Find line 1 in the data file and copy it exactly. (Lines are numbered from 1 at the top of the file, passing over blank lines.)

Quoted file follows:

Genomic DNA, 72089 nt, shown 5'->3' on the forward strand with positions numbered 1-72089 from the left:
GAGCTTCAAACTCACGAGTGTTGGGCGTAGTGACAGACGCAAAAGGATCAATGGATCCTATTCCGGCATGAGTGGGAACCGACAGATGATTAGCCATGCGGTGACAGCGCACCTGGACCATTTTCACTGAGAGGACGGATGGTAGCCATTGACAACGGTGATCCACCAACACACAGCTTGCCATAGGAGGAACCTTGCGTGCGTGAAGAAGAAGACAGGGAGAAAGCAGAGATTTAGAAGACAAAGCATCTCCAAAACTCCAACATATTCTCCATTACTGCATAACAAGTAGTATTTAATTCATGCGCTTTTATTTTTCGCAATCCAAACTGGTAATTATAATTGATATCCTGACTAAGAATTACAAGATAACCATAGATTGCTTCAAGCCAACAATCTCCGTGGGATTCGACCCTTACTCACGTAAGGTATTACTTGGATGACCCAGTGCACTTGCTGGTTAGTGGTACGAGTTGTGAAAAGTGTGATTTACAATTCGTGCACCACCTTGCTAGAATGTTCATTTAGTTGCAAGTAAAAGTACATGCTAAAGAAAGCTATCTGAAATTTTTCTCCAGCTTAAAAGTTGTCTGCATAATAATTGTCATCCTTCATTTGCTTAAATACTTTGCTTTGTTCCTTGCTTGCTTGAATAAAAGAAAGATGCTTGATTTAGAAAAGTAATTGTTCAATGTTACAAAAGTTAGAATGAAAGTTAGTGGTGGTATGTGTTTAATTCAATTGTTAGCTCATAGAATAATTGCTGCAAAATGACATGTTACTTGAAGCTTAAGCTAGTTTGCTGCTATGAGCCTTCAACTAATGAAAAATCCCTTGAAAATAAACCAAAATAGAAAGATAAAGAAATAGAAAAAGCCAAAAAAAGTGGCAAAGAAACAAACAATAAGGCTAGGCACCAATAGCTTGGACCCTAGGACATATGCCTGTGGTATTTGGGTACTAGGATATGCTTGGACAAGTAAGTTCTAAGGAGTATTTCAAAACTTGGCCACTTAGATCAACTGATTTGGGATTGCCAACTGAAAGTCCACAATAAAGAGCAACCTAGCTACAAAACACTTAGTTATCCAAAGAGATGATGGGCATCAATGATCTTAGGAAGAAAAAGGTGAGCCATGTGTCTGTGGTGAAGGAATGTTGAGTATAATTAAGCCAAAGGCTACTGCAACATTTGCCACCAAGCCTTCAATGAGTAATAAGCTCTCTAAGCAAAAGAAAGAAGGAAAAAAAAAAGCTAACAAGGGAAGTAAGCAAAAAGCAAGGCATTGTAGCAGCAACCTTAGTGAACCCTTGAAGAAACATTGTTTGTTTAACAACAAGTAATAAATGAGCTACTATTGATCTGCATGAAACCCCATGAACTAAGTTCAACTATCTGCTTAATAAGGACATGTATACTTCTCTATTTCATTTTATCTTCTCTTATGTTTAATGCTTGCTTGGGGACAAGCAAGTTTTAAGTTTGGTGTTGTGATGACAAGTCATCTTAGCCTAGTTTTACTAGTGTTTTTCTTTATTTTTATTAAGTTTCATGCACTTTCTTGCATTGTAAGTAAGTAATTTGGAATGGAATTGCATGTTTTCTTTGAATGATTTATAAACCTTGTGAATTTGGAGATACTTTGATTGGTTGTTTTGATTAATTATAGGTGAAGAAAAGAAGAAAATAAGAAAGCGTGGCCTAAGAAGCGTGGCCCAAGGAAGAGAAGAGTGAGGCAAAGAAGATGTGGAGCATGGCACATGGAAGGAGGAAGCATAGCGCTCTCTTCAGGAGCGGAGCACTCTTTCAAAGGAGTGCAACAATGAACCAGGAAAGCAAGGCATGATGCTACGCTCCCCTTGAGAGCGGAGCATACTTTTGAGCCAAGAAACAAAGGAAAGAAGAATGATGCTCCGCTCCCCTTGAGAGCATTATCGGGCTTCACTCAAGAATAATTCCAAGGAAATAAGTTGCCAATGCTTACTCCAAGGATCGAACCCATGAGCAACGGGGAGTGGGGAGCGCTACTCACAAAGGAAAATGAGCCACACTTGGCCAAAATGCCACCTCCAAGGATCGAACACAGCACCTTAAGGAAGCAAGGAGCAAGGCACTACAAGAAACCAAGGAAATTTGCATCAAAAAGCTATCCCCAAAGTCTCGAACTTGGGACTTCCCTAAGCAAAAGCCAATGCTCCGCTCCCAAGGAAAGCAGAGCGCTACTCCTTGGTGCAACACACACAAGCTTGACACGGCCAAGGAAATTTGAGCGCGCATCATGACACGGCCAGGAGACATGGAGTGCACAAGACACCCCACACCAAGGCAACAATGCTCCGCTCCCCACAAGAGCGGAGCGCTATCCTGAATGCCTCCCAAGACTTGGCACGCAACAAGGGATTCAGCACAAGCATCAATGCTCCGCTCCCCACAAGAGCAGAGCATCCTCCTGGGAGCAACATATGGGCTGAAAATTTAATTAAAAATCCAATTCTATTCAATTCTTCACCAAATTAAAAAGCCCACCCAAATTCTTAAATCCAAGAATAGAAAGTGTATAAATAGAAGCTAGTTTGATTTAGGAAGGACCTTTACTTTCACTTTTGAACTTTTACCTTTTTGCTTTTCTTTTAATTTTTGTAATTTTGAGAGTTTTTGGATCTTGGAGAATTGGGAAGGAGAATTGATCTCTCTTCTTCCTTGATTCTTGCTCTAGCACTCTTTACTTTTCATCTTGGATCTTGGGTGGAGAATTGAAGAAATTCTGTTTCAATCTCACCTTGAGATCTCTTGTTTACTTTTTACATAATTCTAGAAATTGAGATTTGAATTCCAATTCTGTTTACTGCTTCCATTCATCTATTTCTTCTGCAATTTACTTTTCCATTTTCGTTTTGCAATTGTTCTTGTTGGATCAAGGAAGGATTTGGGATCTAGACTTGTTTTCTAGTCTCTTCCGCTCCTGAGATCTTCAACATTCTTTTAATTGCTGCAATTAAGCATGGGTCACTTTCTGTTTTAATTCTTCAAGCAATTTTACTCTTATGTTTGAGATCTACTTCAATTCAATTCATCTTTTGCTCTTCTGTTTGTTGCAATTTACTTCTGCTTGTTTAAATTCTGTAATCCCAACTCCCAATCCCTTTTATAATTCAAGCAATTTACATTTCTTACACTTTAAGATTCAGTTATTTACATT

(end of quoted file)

Genomic DNA, 72089 nt, shown 5'->3' on the forward strand with positions numbered 1-72089 from the left: